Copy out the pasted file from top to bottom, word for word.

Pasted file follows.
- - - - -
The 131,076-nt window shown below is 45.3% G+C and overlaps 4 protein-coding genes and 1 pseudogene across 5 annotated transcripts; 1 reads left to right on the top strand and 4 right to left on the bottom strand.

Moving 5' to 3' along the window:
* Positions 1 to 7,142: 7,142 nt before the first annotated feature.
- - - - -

The 131,076-nt window shown below is 45.3% G+C and overlaps 4 protein-coding genes and 1 pseudogene across 5 annotated transcripts; 1 reads left to right on the top strand and 4 right to left on the bottom strand.

Moving 5' to 3' along the window:
* Positions 1 to 7,142: 7,142 nt before the first annotated feature.